Maxon’s notes are also the first clue we have that Henry was initially buried in Cedarburg, just north of Mequon, rather that in his then-current home, Milwaukee. This clue has led to more information and—of course—more questions about the Jonathan M. Clark family burials and what they may reveal about funeral practices and causes of death in mid-nineteenth-century Wisconsin. More on that next time.


UPDATED, June 30, 2021 to add a note:

The “Dr. E. B. Wolcott” mentioned in Maxon’s March 14 diary entry is probably Dr. Erastus B. Wolcott. Page 254 of the 1866 Milwaukee City Directory lists Erastus B. Wolcott, physician, residence at 515 Milwaukee [street]. The same page shows that he practiced as half of “Wolcott & Marks,” with physician Solon Marks, at 136 Wisconsin [street].

I’m guessing that Maxon was concerned about his nephew Henry’s continuing illness, and the “letter” was an invitation for Dr. Wolcott to attend to Henry, for a “second opinion,” in modern terms. Perhaps Maxon also offered to pay for the visit. But that is just speculation on my part.

Further investigation shows that Gen. Erastus Bradley Wolcott, MD (1804 -1880) played an important role in the history of medicine in Wisconsin. The Wisconsin Historical Society, has several web pages devoted to Wolcott, including this transcription of a historical marker on the grounds of Milwaukee’s V.A. Hospital:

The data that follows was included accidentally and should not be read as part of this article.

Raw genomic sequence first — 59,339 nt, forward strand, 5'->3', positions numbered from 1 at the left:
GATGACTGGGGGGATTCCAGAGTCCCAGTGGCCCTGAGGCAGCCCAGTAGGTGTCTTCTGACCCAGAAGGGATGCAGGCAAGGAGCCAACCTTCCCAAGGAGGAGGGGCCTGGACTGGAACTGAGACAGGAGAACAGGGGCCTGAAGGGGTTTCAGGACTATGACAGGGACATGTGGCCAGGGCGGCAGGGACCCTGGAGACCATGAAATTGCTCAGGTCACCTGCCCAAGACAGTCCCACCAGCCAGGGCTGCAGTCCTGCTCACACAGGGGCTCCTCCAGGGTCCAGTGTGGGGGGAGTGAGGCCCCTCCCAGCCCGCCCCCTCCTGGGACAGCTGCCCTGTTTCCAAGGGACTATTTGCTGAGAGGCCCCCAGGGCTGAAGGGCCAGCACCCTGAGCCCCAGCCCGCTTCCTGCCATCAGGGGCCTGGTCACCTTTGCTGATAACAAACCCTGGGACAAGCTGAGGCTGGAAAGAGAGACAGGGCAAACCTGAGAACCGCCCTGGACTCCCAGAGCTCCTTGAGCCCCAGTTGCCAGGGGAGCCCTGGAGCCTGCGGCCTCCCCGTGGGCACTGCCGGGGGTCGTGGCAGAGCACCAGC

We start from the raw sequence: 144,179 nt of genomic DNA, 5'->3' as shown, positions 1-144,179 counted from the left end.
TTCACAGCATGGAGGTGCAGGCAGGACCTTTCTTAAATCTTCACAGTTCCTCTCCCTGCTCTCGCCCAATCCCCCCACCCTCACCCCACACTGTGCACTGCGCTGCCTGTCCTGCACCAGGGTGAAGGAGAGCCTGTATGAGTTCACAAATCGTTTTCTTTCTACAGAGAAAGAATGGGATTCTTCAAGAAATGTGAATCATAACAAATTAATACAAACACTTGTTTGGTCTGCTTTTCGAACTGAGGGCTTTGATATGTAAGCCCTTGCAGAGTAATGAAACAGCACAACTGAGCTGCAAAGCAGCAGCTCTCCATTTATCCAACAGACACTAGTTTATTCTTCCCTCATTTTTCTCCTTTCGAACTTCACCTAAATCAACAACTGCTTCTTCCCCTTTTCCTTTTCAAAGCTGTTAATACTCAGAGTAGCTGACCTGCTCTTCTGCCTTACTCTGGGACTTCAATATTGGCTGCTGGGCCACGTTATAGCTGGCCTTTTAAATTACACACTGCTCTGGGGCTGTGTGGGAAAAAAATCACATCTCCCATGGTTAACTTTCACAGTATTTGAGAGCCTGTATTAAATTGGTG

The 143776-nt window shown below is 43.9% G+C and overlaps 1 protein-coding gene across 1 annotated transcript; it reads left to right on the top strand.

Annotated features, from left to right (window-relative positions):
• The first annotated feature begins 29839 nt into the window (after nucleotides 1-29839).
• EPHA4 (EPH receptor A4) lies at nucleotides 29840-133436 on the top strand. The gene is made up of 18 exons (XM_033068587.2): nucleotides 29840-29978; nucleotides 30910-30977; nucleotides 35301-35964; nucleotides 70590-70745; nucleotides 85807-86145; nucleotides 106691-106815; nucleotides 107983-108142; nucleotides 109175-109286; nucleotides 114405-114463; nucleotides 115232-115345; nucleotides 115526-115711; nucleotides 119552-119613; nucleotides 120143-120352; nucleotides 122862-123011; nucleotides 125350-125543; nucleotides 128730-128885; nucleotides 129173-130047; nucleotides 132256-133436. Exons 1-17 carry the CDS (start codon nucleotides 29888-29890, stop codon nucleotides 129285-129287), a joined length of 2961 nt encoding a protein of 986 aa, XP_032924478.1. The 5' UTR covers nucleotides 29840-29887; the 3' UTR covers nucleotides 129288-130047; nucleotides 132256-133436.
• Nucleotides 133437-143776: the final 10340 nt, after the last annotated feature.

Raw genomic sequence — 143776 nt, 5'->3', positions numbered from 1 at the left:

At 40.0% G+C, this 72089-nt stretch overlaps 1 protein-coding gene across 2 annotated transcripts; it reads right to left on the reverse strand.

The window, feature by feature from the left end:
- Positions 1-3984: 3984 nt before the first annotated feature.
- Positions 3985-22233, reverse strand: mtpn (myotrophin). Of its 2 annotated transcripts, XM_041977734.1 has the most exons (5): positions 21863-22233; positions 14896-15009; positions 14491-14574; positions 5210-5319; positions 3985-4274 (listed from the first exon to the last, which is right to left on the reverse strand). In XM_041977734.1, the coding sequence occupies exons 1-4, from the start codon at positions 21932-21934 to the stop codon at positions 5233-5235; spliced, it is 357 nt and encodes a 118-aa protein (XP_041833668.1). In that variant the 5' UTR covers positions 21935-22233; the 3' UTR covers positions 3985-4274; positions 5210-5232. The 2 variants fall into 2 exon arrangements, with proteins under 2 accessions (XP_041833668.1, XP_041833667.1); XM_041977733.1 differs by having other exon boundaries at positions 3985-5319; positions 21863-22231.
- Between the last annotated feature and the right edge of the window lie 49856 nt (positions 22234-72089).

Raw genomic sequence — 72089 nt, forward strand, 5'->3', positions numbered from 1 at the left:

Dr. Erastus B. Wolcott was an originator of the idea for a national soldiers’ home in Milwaukee. A spirited leader in medicine, business, and government, he was state surgeon general during the Civil War and an ardent advocate for what is now the Veterans Administration Hospital at Wood. The hospital was established in 1867, and Dr. Wolcott was appointed by Congress to the national governing board. Dr. Wolcott was a founder of the State Medical Society in 1841 and the Medical Society of Milwaukee County in 1846. He made surgical history in 1861 as the first physi­cian to remove a diseased kidney. In 1869 he married Dr. Laura J. Ross, the first woman admitted to a medical society in Wisconsin and one of the first three American woman physicians. She erected the monument to Dr. Wolcott in Milwaukee’s Lake Park.


The WHS has a longer biographical sketch, in its online Dictionary of Wisconsin History. His was a fascinating and highly productive life. In a nutshell, Dr. E. B. Wolcott would have been considered among the best of the best in Wisconsin medicine in 1866. Wolcott would have also been someone in Densmore W. Maxon’s circle. They had mutual interests in politics and mental health, among other subjects, and I would not be surprised if their paths crossed more than once. Wolcott is also commemorated with a handsome equestrian statue in Lake Park, Milwaukee.